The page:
Have you ever wondered how much power a single font could have on you and your perceptions? There are approximately 150,000 different fonts in use today, but we often think of them as secondary, fading into the background of our visual surroundings. But the truth is, fonts discretely sculpt how we perceive content.
For example, it’s almost impossible to take a sentence written in Comic Sans seriously, no matter what it says.
If you have been to see the most recent Ecal graduation show you may have noticed the innovative work by the students in the Masters in Type Design. This is proof that there is a whole font world out there — a world that is fundamental in how we perceive text every day.
Helvetica is one of the most commonly used and famous typefaces. (Technical interlude: A typeface is a set of glyphs – an alphabet and its corresponding symbols such as numerals and punctuation – that share a common design. A font is a sub-category within a typeface. Different fonts exist within the same typeface). Although it has been called anonymous, neutral, normal and even boring, I am pretty sure that Helvetica is the only typeface to be the subject of a feature-length, prize-winning documentary film, appropriately called “Helvetica”.
As its name suggests, Helvetica is Swiss (from the Latin word for Switzerland), and is tightly linked to the cultural heritage and traditions of Switzerland. It was commissioned by Eduard Hoffmann, the president of the Haas type foundry near Basel, and designed by Max Miedinger, a Swiss typeface designer. Their goal was to design a versatile sans-serif typeface (technical interlude: a serif is any of the short lines stemming from and at an angle to the upper and lower ends of the strokes of a letter. So, sans-serif refer to letters or typefaces that don’t have serifs). They were looking for a style that was more modern and legible than its predecessor Akzidenz-Grotesk, that had been around since the 1880. Miedinger wanted a font that was clear to the eye and could be used in a variety of ways.
The typeface he designed was originally called Neue Haas Grotesk, and was presented to the public in June 1957 at the Graphic 57 trade fair in Lausanne. His design emphasized horizontal stroke terminals, a tall x-height, and tight tracking, giving the typeface a dense and sturdy appearance. In 1960 the font was sold to the Stempel type foundry in Frankfurt, was renamed Helvetica (a name considered more marketable internationally), and became available on linotype machines making it accessible worldwide.
While Helvetica was enjoying international success (well-known graphic designers were putting it to use for corporate identities and logos such as Otl Aicher for Lufthansa, Massimo Vignelli for American Airlines, and Knoll International, FHK Henrion for British European Airlines), in Switzerland it didn’t gain immediate success. There was a Montague and Capulet situation between graphic designers in Basel and Zurich with those based out of Basel rejecting Helvetica in favor of the slimmer and curvier Univers font, and Zurich-based designers adopted the simplicity and clarity of Helvetica. Ultimately, both the Zurich and Basel esthetics fell under the umbrella of the Swiss Style.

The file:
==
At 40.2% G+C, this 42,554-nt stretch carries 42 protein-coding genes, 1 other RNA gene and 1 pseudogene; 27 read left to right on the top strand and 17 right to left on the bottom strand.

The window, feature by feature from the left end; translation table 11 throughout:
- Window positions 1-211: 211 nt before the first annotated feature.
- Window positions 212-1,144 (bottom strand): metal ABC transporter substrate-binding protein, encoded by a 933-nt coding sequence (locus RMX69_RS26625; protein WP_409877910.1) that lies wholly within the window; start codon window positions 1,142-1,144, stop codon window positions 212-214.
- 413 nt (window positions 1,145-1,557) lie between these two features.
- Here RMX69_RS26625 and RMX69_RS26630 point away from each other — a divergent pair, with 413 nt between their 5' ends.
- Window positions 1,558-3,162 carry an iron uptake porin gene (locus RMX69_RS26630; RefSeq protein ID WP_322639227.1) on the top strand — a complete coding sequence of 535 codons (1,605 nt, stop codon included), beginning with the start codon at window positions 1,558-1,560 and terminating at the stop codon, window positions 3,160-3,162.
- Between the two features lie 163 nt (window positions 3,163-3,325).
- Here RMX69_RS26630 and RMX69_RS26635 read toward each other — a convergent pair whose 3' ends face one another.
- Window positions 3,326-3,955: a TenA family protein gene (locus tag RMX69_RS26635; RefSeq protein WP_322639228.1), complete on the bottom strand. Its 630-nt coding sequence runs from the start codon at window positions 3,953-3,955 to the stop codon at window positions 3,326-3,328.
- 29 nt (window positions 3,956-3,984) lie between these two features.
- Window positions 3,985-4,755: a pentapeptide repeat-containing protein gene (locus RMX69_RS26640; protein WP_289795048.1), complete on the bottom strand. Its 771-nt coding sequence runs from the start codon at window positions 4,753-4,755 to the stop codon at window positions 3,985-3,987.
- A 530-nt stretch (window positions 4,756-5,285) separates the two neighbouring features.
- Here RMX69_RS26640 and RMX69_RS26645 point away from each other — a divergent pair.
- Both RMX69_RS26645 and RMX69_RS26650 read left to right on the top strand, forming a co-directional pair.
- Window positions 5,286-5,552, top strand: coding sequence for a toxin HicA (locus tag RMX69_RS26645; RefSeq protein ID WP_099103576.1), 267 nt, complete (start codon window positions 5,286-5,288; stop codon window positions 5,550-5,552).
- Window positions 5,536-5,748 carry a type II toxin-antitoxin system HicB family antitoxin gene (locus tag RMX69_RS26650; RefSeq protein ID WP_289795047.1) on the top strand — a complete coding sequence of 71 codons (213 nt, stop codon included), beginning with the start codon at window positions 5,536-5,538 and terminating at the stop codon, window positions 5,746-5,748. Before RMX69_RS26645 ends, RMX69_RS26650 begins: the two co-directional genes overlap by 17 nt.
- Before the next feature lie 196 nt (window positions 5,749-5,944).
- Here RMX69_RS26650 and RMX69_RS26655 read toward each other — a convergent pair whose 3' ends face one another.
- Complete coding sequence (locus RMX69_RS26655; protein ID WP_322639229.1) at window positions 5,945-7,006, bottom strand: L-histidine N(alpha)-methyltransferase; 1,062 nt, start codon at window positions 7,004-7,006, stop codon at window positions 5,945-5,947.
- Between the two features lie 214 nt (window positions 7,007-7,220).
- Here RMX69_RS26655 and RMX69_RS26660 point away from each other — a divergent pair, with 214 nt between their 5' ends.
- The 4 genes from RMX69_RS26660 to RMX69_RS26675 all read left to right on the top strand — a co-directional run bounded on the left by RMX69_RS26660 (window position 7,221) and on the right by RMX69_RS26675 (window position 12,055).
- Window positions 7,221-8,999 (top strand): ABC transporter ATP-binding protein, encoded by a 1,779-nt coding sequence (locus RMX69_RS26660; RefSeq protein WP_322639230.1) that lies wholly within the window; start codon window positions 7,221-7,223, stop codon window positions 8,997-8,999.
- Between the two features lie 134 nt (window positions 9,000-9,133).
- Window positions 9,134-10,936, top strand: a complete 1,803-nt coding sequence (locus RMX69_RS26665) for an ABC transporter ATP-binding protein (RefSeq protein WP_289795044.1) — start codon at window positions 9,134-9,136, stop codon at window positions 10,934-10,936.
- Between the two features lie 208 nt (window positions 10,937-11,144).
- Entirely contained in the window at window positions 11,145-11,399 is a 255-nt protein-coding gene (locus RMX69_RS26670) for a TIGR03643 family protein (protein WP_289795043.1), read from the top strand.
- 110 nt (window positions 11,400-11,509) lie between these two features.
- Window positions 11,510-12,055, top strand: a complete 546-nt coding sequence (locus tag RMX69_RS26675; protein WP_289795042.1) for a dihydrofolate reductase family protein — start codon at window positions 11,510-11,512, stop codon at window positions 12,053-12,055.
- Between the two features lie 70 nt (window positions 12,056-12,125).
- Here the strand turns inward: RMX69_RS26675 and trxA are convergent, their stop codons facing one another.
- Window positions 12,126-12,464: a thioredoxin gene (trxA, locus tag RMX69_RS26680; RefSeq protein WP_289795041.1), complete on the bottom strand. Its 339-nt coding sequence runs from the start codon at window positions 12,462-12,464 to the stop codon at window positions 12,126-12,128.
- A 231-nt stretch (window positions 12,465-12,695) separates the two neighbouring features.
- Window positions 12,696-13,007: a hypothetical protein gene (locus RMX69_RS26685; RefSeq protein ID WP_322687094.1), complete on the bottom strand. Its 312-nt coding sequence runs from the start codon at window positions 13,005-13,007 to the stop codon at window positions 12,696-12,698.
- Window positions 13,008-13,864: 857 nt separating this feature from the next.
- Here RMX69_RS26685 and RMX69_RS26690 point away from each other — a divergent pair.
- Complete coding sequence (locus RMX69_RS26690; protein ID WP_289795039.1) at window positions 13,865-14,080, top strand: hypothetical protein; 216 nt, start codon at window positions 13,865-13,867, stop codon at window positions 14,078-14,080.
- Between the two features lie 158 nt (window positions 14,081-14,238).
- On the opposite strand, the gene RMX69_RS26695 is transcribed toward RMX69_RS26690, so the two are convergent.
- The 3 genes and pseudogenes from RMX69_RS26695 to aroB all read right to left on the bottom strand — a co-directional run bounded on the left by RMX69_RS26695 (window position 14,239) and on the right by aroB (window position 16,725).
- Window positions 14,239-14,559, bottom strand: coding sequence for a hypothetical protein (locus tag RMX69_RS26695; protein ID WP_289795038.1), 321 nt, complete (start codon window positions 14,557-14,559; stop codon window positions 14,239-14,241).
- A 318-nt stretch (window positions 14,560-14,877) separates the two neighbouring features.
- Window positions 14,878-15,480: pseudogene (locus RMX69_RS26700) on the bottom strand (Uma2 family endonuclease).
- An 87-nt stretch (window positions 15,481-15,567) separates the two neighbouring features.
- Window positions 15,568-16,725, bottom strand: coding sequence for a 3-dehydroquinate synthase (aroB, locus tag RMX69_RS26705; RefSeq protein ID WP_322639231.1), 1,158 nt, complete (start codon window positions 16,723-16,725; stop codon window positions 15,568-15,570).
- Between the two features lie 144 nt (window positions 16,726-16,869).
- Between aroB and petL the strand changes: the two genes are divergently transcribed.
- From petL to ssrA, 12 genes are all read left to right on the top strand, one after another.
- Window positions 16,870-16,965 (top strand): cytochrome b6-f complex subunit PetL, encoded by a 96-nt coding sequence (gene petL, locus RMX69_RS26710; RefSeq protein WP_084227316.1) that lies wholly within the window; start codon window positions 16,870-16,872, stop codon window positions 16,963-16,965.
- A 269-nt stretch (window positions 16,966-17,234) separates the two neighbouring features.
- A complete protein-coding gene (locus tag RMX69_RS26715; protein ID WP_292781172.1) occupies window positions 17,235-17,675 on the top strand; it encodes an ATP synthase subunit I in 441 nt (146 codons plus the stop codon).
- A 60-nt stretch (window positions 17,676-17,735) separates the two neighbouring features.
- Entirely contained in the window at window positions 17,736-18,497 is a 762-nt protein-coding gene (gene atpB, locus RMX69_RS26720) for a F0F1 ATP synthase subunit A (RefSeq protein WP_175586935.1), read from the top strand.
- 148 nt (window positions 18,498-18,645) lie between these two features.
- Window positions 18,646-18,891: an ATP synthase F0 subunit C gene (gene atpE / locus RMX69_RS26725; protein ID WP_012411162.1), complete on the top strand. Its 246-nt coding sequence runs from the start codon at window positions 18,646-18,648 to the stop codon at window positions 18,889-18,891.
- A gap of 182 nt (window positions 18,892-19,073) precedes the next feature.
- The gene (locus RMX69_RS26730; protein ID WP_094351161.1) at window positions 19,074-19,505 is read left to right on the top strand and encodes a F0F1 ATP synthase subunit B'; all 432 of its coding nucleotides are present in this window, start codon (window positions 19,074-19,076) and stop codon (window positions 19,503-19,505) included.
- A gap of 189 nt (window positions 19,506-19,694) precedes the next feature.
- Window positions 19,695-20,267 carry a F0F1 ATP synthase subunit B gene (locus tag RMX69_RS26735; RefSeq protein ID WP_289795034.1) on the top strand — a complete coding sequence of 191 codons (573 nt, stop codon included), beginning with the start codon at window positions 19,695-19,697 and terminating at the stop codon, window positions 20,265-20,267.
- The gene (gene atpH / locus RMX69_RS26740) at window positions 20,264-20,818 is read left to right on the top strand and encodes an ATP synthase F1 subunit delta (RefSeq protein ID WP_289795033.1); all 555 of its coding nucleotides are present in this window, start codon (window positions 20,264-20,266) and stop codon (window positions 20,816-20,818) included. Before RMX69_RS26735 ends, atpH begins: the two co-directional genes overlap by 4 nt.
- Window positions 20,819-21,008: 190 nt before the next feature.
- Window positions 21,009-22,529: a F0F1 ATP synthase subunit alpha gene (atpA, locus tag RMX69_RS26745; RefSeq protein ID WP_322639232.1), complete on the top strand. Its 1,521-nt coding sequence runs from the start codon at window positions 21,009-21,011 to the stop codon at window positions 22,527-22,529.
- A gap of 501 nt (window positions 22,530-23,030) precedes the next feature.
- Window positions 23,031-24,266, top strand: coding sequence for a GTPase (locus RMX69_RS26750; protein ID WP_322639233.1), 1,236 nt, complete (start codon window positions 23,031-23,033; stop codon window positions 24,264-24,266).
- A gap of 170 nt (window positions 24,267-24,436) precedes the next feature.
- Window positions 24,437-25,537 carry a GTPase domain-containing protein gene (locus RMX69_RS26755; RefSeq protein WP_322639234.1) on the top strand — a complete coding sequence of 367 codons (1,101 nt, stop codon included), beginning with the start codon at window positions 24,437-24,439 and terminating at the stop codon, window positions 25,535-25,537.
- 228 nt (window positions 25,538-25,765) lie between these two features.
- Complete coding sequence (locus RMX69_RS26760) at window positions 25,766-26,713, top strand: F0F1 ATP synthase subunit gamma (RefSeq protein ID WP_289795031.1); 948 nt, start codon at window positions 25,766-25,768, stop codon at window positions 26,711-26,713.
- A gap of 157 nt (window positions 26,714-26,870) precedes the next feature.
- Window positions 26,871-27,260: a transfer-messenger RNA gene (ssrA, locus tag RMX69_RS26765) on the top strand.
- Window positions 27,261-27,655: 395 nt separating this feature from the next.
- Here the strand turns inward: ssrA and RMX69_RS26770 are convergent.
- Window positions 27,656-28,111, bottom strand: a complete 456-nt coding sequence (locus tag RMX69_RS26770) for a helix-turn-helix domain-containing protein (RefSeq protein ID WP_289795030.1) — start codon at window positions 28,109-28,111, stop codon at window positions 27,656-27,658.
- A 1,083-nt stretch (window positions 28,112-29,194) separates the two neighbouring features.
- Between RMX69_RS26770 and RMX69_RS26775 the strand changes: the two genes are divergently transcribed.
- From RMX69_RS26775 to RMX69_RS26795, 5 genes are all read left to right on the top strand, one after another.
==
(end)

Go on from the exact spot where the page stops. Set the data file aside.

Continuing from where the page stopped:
During the 50s and 60s, Swiss graphic design was booming and was known internationally as the ‘Swiss Style’. Appreciated for its technical precision and clarity, the Swiss Style was characterized by a design language reduced to its essentials, the use of photography and graphic symbols, little utilization of color, sans-serif fonts, and asymmetrical layouts. Helvetica was an integral part of the propagation and success of the Swiss Style.
Helvetica withstood the digital revolution with its sans-serif head held high. Stempel created Neue Helvetica in 1983 featuring adaptations to the new technologies. When IBM was denied the rights to incorporate the font into its software, it developed Arial, a close copy of Helvetica.
Some typefaces say one thing. Helvetica says everything. It is completely open to interpretation and a neutral vector to relay a message. What makes Helvetica interesting on a design level is the spacing, the figure/ground relationship, and the use of negative shapes in between the letters. The negative space holds the letters.
When you start paying attention to our typographical surroundings, Helvetica is everywhere, from the New York metro system to corporate logos across the world, posters, signage, and high-school term papers. It is the ultimate all-purpose font. Brought to you directly from Switzerland.
(If you are looking for an example of this iconic typeface, look no more. It is right in front of you. Had you noticed that this text is in Helvetica?)